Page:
Now it seems that the creditors will get some sort of an offer – maybe with a scope to negotiate, maybe only a take-it-or-leave-it offer. Remains to be seen until all the government’s cards are on the table, probably Monday afternoon.
What complicates matters is that the government seems to want not only to get a cut of the ISK assets but of the foreign assets as well. There is no balance-of-payment reason for taking foreign funds though the government refers to “stability tax.”
Further, the Icelandic capital controls are NOT a sovereign debt problem, such as lie at the core of the Argentinian dispute with creditors nor is it parallel to the Greek situation, another sovereign debt problem. And the Icelandic capital controls are not comparable to the Cypriot controls, which were put in place to keep money in the banks and prevent them from collapsing as funds flowed out.
*For data regarding the estates and capital controls see the latest CBI Financial Stability report.
**UPDATE: sorry, I wrote earlier that this was the ISK ratio – it is of course the FX ratio!
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The Icelandic government, or some parts of it, keep on its game of leaking key information always to the same journalist. Now it is the first big step towards lifting capital controls. As could be expected, this seems more about political posturing than a convincing solution. The coming measures may however provide creditors with their long awaited break to negotiate. If not, Iceland faces the same as Argentina: years of wrangling with ever more aggressive creditors – as the chief foreign adviser to Iceland should be able to inform the government on, from first hand experience.
In March, the Ministry of Finance published three links to regulation and documents regarding duty of silence of advisers, parliamentarians and civil servants who might be in possession of information related to the lifting of capital controls. This was part of a concerted effort to keep under wraps anything related to the lifting of the capital controls – until that day came when the government announced its plans. Whatever the source, DV’s journalist Hörður Ægisson, who over the last few years has been a diligent receiver of government information, published on Friday the outline of this plan, introduced at a cabinet meeting that day, most likely to be made public at a press conference on Monday. The question is if the Ministry of Finance will now look into this leak, considering the measures it took in March.
The Icelandic media landscape is a sorry sight: independent media is weak, the money is where the special interests are. This will no doubt be made clear yet again in the coming weeks as the details of the capital controls plan-to-come will be discussed and debated.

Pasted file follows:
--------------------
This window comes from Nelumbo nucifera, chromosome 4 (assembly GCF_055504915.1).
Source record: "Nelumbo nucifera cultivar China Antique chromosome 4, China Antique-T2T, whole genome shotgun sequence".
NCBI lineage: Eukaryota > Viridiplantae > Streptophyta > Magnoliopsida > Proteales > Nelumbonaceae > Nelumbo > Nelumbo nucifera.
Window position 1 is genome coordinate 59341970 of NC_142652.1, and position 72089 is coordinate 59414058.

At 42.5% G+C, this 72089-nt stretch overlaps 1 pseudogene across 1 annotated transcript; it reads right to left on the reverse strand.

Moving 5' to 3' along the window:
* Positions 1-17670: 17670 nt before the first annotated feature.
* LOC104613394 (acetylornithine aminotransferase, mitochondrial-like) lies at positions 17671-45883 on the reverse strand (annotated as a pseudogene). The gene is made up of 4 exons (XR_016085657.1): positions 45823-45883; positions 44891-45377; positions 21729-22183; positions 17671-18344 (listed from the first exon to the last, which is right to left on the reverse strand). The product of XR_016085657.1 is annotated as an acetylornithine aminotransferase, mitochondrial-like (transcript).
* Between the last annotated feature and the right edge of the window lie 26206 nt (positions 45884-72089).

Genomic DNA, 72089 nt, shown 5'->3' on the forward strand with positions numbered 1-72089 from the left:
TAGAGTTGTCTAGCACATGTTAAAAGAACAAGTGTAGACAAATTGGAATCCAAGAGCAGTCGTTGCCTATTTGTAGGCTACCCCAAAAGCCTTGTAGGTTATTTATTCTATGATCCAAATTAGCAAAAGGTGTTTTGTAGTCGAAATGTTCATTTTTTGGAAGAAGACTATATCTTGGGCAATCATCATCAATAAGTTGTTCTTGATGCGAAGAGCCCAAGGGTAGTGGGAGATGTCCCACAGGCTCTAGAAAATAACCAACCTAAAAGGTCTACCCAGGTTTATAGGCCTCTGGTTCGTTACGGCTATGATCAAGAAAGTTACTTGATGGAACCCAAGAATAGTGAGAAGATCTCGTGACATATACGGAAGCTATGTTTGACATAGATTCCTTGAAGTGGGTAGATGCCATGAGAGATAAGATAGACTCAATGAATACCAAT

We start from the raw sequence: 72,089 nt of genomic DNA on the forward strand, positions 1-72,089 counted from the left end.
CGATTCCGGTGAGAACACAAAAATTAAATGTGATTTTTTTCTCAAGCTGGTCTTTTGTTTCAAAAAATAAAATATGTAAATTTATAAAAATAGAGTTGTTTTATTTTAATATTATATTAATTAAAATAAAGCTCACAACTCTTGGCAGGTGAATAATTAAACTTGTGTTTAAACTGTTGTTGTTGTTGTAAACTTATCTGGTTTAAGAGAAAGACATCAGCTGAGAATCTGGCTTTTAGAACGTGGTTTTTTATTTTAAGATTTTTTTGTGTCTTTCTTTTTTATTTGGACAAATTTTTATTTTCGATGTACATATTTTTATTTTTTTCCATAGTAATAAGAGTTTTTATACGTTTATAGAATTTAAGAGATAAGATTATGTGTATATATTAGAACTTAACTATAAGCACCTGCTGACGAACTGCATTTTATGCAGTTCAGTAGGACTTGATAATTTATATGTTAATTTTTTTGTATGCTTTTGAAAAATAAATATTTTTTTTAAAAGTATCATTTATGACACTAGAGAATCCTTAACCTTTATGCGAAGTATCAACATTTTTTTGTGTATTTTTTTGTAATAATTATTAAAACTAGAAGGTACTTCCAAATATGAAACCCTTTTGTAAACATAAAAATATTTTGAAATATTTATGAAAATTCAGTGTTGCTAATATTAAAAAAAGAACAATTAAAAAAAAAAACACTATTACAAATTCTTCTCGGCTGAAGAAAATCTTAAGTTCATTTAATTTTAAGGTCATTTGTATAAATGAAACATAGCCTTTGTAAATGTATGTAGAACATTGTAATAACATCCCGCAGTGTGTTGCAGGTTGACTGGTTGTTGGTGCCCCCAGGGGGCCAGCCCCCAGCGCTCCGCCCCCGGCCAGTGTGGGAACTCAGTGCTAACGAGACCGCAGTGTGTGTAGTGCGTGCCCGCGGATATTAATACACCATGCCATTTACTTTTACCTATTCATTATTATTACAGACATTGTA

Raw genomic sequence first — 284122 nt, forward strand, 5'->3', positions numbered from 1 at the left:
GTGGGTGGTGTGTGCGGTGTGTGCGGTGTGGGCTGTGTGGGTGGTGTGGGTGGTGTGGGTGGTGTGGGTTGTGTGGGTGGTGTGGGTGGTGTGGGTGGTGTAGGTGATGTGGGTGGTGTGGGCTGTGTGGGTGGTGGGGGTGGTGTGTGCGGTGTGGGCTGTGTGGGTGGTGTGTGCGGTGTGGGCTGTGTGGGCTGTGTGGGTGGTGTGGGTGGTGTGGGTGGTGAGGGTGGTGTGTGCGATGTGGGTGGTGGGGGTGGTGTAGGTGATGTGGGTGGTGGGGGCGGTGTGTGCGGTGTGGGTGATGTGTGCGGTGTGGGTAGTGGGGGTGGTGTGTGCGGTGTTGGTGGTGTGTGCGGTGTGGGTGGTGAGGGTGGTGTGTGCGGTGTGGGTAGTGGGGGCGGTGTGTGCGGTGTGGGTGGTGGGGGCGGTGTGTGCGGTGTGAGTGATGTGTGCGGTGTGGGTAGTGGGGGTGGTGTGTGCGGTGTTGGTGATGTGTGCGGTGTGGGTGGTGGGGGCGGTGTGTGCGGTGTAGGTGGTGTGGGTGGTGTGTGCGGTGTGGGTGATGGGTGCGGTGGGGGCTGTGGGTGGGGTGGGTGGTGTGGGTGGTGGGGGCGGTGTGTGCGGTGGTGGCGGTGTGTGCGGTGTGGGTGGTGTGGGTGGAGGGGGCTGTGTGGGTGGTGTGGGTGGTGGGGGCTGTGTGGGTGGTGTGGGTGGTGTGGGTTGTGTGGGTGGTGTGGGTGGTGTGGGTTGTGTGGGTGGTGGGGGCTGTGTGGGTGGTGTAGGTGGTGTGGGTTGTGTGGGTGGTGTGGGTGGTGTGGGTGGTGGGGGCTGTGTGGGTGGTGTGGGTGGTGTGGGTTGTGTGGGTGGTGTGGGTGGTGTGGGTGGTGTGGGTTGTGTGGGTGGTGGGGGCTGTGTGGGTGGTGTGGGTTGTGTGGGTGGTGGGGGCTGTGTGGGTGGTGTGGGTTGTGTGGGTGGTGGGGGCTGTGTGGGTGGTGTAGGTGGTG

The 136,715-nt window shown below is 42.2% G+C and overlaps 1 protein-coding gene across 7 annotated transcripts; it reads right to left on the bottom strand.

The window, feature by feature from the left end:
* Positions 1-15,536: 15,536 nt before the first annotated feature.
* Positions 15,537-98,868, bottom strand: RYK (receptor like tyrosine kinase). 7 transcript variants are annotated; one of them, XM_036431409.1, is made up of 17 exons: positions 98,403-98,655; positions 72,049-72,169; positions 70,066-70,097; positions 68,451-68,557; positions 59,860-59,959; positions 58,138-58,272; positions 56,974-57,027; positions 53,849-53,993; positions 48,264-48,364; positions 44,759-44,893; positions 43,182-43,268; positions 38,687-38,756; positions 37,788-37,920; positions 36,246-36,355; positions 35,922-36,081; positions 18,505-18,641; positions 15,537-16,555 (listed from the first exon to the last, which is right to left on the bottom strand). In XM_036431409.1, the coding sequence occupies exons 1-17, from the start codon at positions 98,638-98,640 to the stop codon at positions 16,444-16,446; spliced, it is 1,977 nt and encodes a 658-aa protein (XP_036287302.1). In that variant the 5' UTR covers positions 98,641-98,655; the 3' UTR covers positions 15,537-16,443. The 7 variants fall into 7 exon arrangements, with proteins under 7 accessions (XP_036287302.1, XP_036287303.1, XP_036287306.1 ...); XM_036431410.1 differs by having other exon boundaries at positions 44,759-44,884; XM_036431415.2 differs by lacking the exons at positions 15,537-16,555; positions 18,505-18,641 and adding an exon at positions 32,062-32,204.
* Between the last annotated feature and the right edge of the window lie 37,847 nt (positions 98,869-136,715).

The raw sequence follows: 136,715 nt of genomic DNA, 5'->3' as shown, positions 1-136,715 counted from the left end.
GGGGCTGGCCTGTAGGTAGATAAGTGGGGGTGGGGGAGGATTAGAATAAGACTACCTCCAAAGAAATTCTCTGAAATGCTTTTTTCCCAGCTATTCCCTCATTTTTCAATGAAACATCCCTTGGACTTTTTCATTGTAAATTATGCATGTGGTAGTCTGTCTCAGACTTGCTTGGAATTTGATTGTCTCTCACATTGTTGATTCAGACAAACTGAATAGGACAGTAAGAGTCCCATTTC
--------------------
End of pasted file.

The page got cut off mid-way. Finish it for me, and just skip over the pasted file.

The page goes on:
The estates will now have a few weeks to negotiate a composition agreement. If creditors do not accept the parameters the government has in mind the estates will be put into bankruptcy proceedings. So far, the estates and their creditors have been hoping for a composition, since creditors can then run the estates and resolve it when they deem best contrary to bankruptcy proceedings, which are time-limited. Both proceedings do though have the same aim: to maximize the creditors’ recovery.
The problem at the core of this is the foreign-owned ISK: assets worth ISK320bn in Glitnir, ISK160bn in Kaupthing, which means that the size of the ISK problem is different for the two banks – also making it respectively a different case for the two estates for find a solution. The Icelandic government seems to want to get hold of these ISK assets, remains to be seen how it goes. An expected stability tax of 40% can hardly be on priority claims, because that would then hit the UK claims, not the intention. It is difficult to see that the tax could be put in place sooner than 2017, which means no lifting of controls for Icelandic entities until after that, which means still years of capital controls. However, this is speculation until the plan is published.
Among themselves, the hardliners have been talking about getting creditors with their back to the wall facing a gun, i.e. with no options but to follow the government’s diktat. However, Iceland has a rule of law and creditors have legal options in Iceland and abroad. It remains to be seen, as the Icelandic saying goes, who laughs last.
The worrying thing for Iceland is if protracted legal dispute keeps going for years, hindering the lifting of the capital controls. The government seems to be taking the risk of just kicking the process off, in this way, then seeing where it leads to.